Saturday, August 25, 2012

Here & There, Now & Then

That's Bartolomeo Vanzetti on the left, Nicola Sacco on the right, Sacco and Vanzetti as they're commonly known.
85 years ago yesterday, August 23, 1927, they were killed by the good people of Massachusetts.  They'd been charged with and convicted of murdering Frederick Parmenter and Alessandro Berardelli while robbing the Slater-Morrill Shoe Company payroll in 1920.
Vanzetti almost certainly wasn't involved.  Sacco?  Maybe.
It didn't matter.
  • They were foreigners.
  • They were anarchists. 
  • They were easy targets.
Their trial was unfair.  Not a little.  Grossly.
It didn't matter.
Two men were dead.  Someone had to pay. Why not them.
  • They were foreigners.
  • They were anarchists.
  • They were easy targets.
And they were killed.  85 years ago yesterday.
* * * * *
That's Anders Behring Breivik, mass murderer. 
Yesterday, on the 85th anniversary of the day Sacco and Vanzetti were put to death by the people of Massachusetts, he was sentenced to 21 years in prison for the murders of 77 men, women, and children.  He must serve 10.  If, at the end of 21, he is considered dangerous, his sentence can be extended, in 5 year increments, for the rest of his life.  It is likely that will happen.
The prosecution argued he was insane.  He denied it.  If insane, then his killings were a waste.  But they were not, he says.  They were necessary to prevent the "Islamisation" of Norway.  From BBC News.
Breivik said he did not recognise the court, which he contended had "sided with the multicultural majority in parliament", but added: "I cannot appeal against the judgement because by appealing I would legitimise the court."
He went on to say: "I wish to apologise to all militant nationalists in Norway and Europe for not managing to kill more people."
As I said, it's unlikely he'll ever be released.
But he won't be killed, which it seems is pretty much fine with the people of Norway.  Mark Lewis and Sarah Lyall report in the Times.
The relative leniency of the sentence imposed on Mr. Breivik, the worst criminal modern Scandinavia has known, is no anomaly. Rather, it is consistent with Norway’s general approach to criminal justice. Like the rest of Europe — and in contrast with much of the United States, whose criminal justice system is considered by many Europeans to be cruelly punitive — Norway no longer has the death penalty and considers prison more a means for rehabilitation than retribution.
Even some parents who lost children in the attack appeared to be satisfied with the verdict, seeing it as fair punishment that would allow the country, perhaps, to move past its trauma.
“Now we won’t hear about him for quite a while; now we can have peace and quiet,” Per Balch Soerensen, whose daughter was among the dead, told TV2, according to The Associated Press. He felt no personal rancor toward Mr. Breivik, he was quoted as saying.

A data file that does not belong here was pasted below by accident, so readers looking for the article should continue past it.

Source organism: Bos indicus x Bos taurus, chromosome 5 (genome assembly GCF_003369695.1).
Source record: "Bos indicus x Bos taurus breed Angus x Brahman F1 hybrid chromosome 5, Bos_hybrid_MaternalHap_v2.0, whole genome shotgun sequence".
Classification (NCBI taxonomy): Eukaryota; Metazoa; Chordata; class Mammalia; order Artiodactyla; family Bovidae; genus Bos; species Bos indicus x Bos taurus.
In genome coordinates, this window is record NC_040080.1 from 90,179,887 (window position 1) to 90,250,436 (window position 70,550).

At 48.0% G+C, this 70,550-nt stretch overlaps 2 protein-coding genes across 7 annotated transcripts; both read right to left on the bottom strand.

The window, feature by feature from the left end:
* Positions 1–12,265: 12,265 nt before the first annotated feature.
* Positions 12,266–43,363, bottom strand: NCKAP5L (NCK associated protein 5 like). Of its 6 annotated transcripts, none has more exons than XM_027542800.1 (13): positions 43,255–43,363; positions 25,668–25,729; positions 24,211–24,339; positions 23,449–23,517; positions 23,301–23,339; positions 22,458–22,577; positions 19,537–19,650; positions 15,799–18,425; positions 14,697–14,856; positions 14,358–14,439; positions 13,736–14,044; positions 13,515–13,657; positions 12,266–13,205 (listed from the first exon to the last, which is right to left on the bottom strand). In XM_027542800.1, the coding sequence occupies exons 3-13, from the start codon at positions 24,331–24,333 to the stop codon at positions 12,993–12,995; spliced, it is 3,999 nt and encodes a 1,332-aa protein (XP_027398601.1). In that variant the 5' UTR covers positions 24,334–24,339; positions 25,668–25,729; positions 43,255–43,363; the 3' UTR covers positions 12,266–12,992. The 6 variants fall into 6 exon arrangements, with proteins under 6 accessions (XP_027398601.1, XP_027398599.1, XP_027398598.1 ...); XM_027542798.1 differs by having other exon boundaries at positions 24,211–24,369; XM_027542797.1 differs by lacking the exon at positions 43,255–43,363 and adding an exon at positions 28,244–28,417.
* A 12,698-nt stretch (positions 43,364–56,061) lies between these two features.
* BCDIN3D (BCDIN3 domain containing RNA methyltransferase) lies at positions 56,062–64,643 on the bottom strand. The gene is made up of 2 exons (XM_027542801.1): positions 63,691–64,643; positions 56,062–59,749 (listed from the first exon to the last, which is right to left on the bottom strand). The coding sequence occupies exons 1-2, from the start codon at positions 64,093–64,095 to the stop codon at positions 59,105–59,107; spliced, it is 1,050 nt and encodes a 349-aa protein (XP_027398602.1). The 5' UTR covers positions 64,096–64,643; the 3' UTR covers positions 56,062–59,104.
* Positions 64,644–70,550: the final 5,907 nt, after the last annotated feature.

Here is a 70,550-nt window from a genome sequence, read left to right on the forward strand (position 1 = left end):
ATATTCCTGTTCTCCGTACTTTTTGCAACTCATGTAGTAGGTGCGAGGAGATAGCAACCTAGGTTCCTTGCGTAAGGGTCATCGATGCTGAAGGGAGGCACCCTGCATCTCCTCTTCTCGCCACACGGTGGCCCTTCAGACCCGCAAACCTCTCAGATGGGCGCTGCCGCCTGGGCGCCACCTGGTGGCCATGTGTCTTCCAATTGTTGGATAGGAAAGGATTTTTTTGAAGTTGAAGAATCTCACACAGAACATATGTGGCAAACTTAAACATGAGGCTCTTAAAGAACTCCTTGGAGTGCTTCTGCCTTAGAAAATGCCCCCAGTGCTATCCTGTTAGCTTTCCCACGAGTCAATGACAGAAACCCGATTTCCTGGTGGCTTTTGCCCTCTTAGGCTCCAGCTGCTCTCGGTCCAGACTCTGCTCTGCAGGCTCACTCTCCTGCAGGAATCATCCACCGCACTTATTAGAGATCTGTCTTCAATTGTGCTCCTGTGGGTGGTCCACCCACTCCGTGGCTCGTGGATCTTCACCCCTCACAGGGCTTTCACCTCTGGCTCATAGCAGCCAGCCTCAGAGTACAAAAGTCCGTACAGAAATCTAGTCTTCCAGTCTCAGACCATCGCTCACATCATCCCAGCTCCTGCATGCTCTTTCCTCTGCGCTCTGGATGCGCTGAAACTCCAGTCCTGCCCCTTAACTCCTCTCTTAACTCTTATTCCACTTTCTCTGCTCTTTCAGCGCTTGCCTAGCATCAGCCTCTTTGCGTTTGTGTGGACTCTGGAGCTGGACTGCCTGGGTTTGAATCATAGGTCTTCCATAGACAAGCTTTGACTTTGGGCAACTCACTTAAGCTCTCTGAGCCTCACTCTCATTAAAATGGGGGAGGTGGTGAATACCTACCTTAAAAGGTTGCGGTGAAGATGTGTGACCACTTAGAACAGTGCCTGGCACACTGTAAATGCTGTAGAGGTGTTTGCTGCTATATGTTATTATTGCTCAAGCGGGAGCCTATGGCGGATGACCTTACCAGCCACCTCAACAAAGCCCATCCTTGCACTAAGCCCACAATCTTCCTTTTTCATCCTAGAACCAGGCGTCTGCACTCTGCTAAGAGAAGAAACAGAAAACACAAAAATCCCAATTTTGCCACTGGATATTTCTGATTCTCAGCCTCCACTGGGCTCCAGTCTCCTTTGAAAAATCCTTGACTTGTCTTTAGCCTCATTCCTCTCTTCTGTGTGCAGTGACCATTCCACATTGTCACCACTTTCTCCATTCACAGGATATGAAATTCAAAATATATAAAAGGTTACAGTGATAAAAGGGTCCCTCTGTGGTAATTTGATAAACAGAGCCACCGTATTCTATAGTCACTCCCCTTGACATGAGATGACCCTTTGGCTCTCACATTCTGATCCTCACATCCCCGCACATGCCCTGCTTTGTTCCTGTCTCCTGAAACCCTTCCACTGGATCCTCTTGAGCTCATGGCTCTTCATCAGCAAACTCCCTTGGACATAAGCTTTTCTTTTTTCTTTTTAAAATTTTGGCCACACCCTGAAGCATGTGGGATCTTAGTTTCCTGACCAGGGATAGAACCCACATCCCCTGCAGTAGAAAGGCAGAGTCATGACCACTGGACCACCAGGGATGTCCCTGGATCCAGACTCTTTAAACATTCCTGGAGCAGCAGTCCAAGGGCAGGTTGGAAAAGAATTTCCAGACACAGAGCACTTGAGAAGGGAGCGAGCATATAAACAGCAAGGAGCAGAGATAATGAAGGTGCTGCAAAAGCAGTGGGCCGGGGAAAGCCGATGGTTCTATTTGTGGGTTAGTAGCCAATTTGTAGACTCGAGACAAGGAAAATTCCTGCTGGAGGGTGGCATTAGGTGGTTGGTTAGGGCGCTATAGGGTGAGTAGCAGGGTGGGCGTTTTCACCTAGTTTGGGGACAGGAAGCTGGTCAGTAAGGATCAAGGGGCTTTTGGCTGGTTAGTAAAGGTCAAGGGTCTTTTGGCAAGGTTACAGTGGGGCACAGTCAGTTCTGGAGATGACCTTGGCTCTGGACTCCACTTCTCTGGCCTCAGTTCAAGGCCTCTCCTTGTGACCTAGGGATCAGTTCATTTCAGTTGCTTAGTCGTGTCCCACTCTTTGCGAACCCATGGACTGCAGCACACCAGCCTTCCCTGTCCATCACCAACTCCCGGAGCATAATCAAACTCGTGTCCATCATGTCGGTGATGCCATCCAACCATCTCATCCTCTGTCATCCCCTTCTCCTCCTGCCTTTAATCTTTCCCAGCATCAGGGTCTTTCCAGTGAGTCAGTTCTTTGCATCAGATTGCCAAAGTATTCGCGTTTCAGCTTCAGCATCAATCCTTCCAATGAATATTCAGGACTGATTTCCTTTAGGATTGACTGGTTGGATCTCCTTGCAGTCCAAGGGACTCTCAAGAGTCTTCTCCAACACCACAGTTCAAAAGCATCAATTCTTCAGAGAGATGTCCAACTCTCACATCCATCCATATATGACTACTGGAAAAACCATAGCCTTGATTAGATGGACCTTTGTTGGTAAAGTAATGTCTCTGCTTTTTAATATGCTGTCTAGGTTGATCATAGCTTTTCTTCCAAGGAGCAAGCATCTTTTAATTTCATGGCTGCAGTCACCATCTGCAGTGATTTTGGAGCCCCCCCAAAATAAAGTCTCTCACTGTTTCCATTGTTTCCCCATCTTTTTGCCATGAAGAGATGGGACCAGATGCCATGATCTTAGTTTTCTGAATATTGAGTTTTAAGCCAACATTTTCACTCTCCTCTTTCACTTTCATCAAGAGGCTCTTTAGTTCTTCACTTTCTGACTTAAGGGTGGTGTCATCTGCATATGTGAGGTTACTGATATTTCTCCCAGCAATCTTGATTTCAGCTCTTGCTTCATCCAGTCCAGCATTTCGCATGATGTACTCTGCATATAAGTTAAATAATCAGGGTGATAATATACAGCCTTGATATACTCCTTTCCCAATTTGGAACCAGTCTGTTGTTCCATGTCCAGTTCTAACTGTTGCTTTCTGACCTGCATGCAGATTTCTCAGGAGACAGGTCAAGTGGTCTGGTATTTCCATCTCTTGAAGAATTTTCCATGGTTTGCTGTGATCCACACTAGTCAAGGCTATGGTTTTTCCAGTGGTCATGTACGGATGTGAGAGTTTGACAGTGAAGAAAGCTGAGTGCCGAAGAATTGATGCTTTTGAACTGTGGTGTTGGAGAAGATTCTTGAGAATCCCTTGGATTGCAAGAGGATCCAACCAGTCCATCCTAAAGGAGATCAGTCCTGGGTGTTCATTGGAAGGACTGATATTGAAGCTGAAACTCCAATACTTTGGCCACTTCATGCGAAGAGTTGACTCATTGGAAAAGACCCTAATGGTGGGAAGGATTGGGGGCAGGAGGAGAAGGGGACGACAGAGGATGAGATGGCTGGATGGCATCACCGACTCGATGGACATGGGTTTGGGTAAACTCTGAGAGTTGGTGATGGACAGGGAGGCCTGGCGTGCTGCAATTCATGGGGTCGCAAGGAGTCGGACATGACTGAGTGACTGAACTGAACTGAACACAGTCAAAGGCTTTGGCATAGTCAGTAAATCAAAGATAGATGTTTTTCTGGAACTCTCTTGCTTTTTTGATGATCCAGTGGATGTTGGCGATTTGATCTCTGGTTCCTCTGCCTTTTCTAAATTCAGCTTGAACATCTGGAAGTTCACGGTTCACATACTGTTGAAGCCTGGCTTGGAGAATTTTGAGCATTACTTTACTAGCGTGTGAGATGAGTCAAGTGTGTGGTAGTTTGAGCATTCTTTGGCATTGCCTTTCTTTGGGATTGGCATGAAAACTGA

“He doesn’t mean anything to me,” Mr. Soerensen said. “He is just air.”
* * * * *
That's Donald Palmer.
On May 8, 1989, in Mt. Pleasant, Ohio, he murdered Steven Vargo and Charles Sponhaltz.  Five and a half months later, on October 26, 1989, he was sentenced to be killed.  On September 20, after almost 23 years in prison, it will happen.
Last week the Parole Board held its hearing.  Palmer didn't ask for it, didn't want it.  He refused to be interviewed.  He told his lawyer to file nothing and make no arguments in his behalf.  So the Parole Board considered all the reasons why Palmer should be killed.  And none of the reasons why he shouldn't be.
Today, the day after 85th anniversary of the executions of Sacco and Vanzetti, the day after the court in Norway meted out a 21 year sentence to the killer of 77, the Parole Board issued its decision. The Board noted, as it does, that no court has vacated his death sentence.  And it concluded that he should be killed.
Not, I would think, a particularly tough decision for the members of the Board, all of whom favor the death penalty. 
There are reasons one might spend 22 years fighting his execution and then stop. I don't know what Palmer's are, and at this point it doesn't much matter. Whatever his motivation, he's going to be killed.
Because that's what we do here.  We do it sometimes to the innocent (ask Vanzetti) and to the maybe innocent (ask Sacco).  Certainly, we do it to the guilty, which by all accounts Donald Palmer is.
That's here.  In Norway, for the killing of 77 men, women, and children, the cold dispassionate killings of those 77, by a man whose only regret is that it wasn't more, the sentence is 21 years.  And then, if he's truly dangerous, tack on more time.

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